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Whidbey General Hospital gets closer to its $50-million bond proposal
It’s seeming more and more likely that Whidbey Island residents will be facing a $50-million bond proposal on a ballot next year, possibly as soon as spring.
Following a July vote that gave Whidbey General Hospital CEO Tom Tomasino the green light to launch a public education campaign concerning the hospital’s need for a major expansion project, the board of commissioners took another formal step Monday evening when it approved Tomasino’s request to begin nailing down the details of the prospective bond, such as when it can run, how much it will cost, and the exact amount that will be sought from taxpayers.
Before making a motion to move ahead, Commissioner Grethe Cammermeyer said she had been hesitant to pursue the bond measure, but that her opinion was swayed at a board retreat earlier this month when concerns about timing and cost were addressed.
“I was a little reluctant to make a move forward but ... it seems to be a real necessity,” Cammermeyer said. “I’m hoping that the community will recognize how important it is that the physical structure is as good as the personnel.”
The vote was unanimous with commissioners Cammermeyer, Ron Wallin, Anne Tarrant, Paul Zaveruha and Roger Case all voting to support this next step in the process. The board will have to vote again before any measure can be placed on a ballot.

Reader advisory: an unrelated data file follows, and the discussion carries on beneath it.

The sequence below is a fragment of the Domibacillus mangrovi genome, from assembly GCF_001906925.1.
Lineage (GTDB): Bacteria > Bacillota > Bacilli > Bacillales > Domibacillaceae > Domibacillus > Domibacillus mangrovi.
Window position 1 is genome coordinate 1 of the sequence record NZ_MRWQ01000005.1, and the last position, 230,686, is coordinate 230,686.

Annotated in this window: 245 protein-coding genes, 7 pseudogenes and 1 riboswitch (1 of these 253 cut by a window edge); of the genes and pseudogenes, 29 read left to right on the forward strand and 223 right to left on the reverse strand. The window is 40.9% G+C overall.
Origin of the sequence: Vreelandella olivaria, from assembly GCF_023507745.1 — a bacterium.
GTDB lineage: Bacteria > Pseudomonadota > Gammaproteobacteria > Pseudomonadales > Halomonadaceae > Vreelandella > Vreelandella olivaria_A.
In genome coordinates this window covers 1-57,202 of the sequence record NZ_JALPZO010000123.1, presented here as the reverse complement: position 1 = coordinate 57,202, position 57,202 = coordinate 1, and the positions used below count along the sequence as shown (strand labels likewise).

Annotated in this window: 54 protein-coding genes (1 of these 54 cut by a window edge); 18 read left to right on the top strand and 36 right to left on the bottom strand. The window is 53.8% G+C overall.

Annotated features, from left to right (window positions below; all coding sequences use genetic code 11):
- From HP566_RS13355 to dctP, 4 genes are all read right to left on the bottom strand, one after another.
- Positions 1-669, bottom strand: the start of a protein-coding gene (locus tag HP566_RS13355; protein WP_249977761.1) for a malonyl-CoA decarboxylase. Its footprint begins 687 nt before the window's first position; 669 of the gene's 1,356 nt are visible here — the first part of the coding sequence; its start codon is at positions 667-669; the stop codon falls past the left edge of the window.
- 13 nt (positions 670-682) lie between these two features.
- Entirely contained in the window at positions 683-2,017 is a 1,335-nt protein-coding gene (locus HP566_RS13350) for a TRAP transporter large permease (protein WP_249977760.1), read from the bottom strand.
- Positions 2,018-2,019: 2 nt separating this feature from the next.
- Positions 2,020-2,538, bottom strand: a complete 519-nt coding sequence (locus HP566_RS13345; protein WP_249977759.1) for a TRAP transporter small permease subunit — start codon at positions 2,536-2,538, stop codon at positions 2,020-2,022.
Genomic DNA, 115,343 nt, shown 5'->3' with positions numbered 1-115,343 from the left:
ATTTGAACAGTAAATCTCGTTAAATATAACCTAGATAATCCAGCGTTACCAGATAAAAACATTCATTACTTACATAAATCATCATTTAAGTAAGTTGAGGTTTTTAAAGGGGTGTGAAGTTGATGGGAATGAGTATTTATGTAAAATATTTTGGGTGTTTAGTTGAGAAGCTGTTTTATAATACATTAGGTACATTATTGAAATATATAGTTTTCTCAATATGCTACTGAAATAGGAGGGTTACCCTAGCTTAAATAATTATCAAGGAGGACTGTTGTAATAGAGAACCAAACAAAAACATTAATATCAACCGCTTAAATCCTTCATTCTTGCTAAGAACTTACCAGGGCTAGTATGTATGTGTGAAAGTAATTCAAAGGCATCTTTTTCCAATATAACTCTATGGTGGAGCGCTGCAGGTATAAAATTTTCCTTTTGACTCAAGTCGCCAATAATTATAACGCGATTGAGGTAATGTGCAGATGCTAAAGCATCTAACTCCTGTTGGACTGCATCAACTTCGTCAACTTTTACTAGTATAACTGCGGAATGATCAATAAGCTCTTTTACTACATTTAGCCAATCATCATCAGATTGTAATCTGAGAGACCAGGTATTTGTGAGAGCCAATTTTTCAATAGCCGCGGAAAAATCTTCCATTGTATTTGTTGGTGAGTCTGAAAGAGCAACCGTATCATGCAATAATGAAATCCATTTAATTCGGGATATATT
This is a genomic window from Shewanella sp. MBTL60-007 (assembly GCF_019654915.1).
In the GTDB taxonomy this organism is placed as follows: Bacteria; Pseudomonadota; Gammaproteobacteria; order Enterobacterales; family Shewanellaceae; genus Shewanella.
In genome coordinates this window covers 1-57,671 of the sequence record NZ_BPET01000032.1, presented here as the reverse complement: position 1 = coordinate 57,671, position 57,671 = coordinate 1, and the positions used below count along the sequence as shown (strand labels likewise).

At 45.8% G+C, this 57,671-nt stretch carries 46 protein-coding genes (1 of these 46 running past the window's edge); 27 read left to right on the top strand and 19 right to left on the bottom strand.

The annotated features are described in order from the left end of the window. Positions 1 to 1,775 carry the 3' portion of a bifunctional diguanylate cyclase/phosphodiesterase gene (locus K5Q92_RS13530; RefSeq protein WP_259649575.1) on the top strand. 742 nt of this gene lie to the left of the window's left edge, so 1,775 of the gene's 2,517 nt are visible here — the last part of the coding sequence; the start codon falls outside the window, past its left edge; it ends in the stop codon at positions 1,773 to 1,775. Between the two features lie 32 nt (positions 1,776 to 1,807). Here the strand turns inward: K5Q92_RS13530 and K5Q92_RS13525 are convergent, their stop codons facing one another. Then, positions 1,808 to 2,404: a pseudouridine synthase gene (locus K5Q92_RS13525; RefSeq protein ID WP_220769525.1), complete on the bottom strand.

The proposal is to build a new wing on the south end of the facility that would replace the oldest part of the hospital, the existing medical surgical wing. It’s suffering from deteriorating infrastructure and is so small that patients are often forced to bunk two to a room. The 40-room addition would be used for medical surgical, critical care and impatient services.
Although no one from the public addressed the bond proposal during Monday’s meeting, several doctors and hospital employees were in attendance. Emergency Department Medical Director Mark Borden, who also works at Jefferson General Hospital in Port Townsend, said the buildings there are much newer by comparison. Island Hospital in Anacortes also recently underwent a major upgrade.
“We’re surrounded by hospitals that have a better physical plant than we do,” he said. “I think it’s important that we also provide the best for our community.”
But getting the public to endorse such a large bond measure during a recession may be a hard sell. Island County’s Proposition 1, a measure that sought a 16-cent property tax hike to fill a $2 million budget shortfall, was wrought with controversy and failed overwhelmingly during the August primary.
While it’s not yet clear exactly how much the hospital bond will cost tax- payers if the commissioners decide to move forward, its estimated that it will be between 25 cents and 50 cents per $1,000 of assessed value.
Tomasino is optimistic about the bond’s chance of success at the polls. Since July, he said he has spoken to more than 10 civic organizations and groups about the hospital’s need for the expansion and that the general response has been positive.
“This community has always supported health care,” Tomasino said.
The information campaign is only just beginning however, and may accelerate once the commissioners make a final decision. Tomasino said he hopes to have a resolution before the board by March and that the bond measure could be before voters on the May ballot.